Episode 9: Forensic science and human rights in Afghanistan, with Zabi Mazoori

zabimazooriheadshotFor this episode, Kate interviewed Zabi Mazoori, who coordinates the Afghanistan project for Physicians for Human Rights’ International Forensic Program.

In 2001, he fled persecution by the Taliban and sought asylum in Australia. He returned to Afghanistan to pursue human rights work in 2008.

Zabi Mazoori spent two years working at the Afghanistan Independent Human Rights Commission, specialising in transitional justice. He also consulted for Physicians for Human Rights, where he facilitated the Paraprofessional Mass Grave Site Team and Basic Human Osteology Training conducted in 2010 at the Afghan National Police Academy. He is also one of the founders of the Afghanistan ForensiceScience Organization and a founding member of the Transitional Justice Coordination Group.

In this episode, Kate and Zabi discussed the development of forensic training in Afghanistan for documenting and preserving evidence in mass grave and massacre exhumations. They discuss how this helps to prosecute perpetrators of violence, some of whom are still in power, and to ensure dignity to victims by enabling proper burials of loved ones.

They also discuss how hymen-examination for virginity-testing emerged as a forensic issue, and how this is a scientifically invalid process. The Afghanistan Forensic Science Organization gained support from the ulama to call for a total ban of such tests.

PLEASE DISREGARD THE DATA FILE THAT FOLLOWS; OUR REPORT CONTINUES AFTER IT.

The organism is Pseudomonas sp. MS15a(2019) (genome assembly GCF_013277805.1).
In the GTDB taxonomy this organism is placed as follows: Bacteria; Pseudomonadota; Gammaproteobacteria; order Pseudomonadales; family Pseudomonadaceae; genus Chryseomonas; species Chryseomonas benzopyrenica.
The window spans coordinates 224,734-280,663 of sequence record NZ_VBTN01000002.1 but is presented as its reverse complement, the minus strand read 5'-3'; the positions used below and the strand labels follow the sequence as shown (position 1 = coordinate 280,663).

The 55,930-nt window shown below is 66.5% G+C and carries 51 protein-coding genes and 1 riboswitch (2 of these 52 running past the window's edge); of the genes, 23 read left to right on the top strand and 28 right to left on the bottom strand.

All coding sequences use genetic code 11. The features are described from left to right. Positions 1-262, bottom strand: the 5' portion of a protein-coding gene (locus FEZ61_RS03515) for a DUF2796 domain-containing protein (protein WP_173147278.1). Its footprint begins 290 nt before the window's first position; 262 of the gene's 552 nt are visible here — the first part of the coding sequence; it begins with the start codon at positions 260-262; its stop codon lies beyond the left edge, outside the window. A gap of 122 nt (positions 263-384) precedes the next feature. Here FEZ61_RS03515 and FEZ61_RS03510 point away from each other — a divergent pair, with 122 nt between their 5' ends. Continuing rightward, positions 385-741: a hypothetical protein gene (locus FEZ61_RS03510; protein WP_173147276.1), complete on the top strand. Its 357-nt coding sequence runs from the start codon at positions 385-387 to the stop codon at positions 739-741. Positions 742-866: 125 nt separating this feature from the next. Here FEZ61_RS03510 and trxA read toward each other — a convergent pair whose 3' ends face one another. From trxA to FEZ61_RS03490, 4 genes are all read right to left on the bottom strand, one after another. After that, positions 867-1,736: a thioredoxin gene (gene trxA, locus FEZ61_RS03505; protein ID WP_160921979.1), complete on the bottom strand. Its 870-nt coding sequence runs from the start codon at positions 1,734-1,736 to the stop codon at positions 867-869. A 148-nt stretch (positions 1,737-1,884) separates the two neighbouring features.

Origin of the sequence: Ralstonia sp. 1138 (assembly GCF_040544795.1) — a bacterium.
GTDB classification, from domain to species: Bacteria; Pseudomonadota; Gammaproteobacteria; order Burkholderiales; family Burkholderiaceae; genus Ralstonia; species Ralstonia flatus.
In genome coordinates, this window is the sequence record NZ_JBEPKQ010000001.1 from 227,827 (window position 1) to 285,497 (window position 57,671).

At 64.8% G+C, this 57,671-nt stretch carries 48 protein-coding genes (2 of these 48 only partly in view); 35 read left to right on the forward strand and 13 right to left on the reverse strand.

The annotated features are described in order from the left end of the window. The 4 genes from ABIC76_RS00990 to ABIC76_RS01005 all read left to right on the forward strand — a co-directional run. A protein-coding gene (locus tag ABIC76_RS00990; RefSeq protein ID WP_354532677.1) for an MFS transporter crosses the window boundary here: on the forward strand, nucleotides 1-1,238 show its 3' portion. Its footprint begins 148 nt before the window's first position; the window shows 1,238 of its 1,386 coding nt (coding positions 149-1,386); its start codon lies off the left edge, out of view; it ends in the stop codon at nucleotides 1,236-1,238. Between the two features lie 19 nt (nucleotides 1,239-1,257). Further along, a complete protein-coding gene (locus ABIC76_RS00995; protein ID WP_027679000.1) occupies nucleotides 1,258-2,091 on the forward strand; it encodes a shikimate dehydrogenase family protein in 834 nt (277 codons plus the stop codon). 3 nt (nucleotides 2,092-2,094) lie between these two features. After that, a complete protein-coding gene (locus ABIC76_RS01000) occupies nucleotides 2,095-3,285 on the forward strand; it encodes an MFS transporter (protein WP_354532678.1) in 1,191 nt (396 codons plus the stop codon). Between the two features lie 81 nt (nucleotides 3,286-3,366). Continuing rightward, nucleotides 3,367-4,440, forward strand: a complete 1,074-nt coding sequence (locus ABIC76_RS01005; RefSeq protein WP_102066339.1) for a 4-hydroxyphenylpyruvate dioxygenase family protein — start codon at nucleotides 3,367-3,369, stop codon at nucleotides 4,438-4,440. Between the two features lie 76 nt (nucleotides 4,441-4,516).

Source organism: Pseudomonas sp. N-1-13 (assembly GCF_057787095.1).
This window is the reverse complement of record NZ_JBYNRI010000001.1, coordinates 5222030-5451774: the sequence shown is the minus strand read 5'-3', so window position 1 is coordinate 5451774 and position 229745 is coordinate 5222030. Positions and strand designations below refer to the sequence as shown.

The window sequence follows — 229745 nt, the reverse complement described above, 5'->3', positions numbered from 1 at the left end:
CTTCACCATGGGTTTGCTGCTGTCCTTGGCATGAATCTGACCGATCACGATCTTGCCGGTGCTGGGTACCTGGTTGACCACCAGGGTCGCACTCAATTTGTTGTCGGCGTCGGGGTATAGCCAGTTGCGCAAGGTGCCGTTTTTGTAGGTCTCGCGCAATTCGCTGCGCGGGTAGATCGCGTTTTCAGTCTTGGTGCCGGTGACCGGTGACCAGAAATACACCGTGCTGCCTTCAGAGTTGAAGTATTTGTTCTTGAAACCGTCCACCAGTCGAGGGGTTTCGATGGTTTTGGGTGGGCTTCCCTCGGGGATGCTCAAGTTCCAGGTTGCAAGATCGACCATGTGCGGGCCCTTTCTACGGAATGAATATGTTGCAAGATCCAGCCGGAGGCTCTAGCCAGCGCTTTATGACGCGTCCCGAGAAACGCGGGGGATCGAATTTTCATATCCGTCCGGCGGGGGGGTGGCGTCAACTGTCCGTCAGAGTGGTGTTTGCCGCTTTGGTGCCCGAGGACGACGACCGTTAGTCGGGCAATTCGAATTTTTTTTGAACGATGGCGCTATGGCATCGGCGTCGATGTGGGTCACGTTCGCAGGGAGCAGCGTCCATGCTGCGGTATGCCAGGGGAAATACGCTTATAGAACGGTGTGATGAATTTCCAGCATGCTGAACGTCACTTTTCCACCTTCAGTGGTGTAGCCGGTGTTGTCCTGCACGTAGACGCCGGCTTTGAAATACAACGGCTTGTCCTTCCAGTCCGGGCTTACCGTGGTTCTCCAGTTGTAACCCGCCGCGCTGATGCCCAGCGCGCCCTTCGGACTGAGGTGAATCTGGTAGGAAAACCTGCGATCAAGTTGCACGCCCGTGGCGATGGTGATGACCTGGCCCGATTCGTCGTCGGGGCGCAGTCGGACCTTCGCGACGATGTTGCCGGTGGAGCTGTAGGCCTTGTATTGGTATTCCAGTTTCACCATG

At the end, Zabi describes major changes that have occurred in Afghanistan since the fall of the Taliban and highlights gaps in development, particularly in higher education, which Zabi describes as integral to the country’s future development.

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Episode 7: Social media and the Australian Army, with Mick Cook

mick cook picFor this episode, Andrew interviewed Major Mick Cook from the Australian Army.

In recent years the Army has withdrawn from deployments in Afghanistan, Timor-Leste and the Solomon Islands (but been sent back to Iraq). Its soldiers are having to learn lessons from past conflicts and prepare for whatever future conflicts they may end up in.

But unlike earlier generations, today’s soldiers live and learn in an increasingly digital environment, where social media plays a large role in people’s lives.

Major Mick Cook, who currently serves as the Australian Army’s social media and online engagement manager, has lots to say on this. We discussed:

  • Outreach efforts, such as the official Facebook pages and Twitter accounts run by various Army units, and actions to inform the public about training exercises like the recent Exercise Hamel.
  • Soldiers’ personal use of social media, and initiatives to use various types of online media for intellectual discussion and professional development.
  • How the tactical responsibilities of junior commanders have changed since the World Wars.
  • How some officers are using online outlets such as podcasts, web-based journals and social media to to discuss military theory and practical lessons with other officers and military thinkers, both across Australia and overseas.
  • The need for innovation and entrepreneurship within the Australian Army, and some of the dilemmas involved.
  • Mick’s own military careers, his online projects, and reading interests.

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